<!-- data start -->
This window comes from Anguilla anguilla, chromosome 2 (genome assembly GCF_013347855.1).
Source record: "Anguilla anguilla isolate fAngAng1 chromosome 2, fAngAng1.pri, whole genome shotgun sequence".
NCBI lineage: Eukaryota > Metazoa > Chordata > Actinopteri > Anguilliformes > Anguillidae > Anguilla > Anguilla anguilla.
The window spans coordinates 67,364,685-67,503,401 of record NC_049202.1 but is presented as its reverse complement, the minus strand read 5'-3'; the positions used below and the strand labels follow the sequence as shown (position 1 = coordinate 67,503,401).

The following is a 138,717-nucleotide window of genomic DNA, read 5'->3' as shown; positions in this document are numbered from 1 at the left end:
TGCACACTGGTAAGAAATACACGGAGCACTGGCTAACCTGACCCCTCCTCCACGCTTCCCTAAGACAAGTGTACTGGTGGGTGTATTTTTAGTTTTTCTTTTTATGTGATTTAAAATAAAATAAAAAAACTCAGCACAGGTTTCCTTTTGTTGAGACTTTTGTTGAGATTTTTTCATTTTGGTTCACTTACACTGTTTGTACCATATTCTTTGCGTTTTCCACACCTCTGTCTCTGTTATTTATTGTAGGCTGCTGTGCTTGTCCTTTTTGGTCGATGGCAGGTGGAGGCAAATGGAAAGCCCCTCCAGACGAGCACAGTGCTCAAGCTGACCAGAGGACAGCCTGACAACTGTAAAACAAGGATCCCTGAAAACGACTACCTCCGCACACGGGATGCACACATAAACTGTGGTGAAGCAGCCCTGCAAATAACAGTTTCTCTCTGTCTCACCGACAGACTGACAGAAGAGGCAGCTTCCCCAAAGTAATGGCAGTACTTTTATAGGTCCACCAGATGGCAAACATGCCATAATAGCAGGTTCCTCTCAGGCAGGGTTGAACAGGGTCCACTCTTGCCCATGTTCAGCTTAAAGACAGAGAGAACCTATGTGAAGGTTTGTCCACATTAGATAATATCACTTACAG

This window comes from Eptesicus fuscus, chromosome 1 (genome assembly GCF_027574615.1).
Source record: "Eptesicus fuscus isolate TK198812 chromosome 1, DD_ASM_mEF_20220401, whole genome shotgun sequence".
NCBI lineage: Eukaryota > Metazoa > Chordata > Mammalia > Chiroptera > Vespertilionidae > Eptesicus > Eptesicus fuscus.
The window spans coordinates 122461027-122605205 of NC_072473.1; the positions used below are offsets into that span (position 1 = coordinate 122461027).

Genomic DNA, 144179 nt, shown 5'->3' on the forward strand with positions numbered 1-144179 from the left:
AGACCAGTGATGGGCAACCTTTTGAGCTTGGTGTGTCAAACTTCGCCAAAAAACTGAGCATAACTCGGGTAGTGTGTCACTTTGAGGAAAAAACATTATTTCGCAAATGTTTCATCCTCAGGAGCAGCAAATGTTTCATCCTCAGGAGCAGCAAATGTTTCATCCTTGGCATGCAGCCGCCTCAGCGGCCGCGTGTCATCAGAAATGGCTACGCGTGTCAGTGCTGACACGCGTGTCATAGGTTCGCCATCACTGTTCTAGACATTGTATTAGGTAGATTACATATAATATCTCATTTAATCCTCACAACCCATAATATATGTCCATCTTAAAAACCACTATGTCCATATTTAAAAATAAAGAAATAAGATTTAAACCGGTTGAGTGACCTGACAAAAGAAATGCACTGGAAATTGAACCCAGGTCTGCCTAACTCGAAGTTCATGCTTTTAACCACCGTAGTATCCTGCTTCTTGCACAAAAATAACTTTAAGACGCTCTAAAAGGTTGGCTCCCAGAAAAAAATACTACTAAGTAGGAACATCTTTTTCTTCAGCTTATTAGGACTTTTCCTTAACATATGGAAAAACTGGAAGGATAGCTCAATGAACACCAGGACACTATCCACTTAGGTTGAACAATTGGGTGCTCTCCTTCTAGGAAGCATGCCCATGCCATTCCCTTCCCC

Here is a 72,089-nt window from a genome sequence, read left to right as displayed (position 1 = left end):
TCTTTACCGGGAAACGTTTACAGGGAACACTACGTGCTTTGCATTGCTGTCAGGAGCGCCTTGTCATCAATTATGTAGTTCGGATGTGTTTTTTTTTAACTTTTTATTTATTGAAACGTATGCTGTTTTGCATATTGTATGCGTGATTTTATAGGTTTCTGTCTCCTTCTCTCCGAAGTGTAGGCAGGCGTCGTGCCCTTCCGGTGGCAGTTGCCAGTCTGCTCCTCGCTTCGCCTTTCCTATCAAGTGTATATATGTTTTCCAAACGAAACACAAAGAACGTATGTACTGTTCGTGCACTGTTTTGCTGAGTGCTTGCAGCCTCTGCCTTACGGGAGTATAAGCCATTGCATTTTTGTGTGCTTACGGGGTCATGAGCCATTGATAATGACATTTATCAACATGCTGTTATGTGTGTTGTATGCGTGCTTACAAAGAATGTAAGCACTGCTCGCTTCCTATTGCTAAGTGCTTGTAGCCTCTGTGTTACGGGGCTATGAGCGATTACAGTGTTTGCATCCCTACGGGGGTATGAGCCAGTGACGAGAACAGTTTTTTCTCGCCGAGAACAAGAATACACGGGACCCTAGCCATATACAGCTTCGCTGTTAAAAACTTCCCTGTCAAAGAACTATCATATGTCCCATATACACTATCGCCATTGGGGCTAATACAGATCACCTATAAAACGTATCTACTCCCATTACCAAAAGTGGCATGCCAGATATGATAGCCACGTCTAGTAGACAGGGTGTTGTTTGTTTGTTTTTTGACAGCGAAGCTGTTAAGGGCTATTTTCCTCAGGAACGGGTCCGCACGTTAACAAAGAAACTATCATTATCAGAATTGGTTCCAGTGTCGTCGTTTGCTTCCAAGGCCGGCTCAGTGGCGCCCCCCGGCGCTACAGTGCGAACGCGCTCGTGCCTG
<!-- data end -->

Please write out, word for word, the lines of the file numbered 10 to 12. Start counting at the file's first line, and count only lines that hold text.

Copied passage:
The window spans coordinates 122461027-122605205 of NC_072473.1; the positions used below are offsets into that span (position 1 = coordinate 122461027).

Genomic DNA, 144179 nt, shown 5'->3' on the forward strand with positions numbered 1-144179 from the left:
AGACCAGTGATGGGCAACCTTTTGAGCTTGGTGTGTCAAACTTCGCCAAAAAACTGAGCATAACTCGGGTAGTGTGTCACTTTGAGGAAAAAACATTATTTCGCAAATGTTTCATCCTCAGGAGCAGCAAATGTTTCATCCTCAGGAGCAGCAAATGTTTCATCCTTGGCATGCAGCCGCCTCAGCGGCCGCGTGTCATCAGAAATGGCTACGCGTGTCAGTGCTGACACGCGTGTCATAGGTTCGCCATCACTGTTCTAGACATTGTATTAGGTAGATTACATATAATATCTCATTTAATCCTCACAACCCATAATATATGTCCATCTTAAAAACCACTATGTCCATATTTAAAAATAAAGAAATAAGATTTAAACCGGTTGAGTGACCTGACAAAAGAAATGCACTGGAAATTGAACCCAGGTCTGCCTAACTCGAAGTTCATGCTTTTAACCACCGTAGTATCCTGCTTCTTGCACAAAAATAACTTTAAGACGCTCTAAAAGGTTGGCTCCCAGAAAAAAATACTACTAAGTAGGAACATCTTTTTCTTCAGCTTATTAGGACTTTTCCTTAACATATGGAAAAACTGGAAGGATAGCTCAATGAACACCAGGACACTATCCACTTAGGTTGAACAATTGGGTGCTCTCCTTCTAGGAAGCATGCCCATGCCATTCCCTTCCCC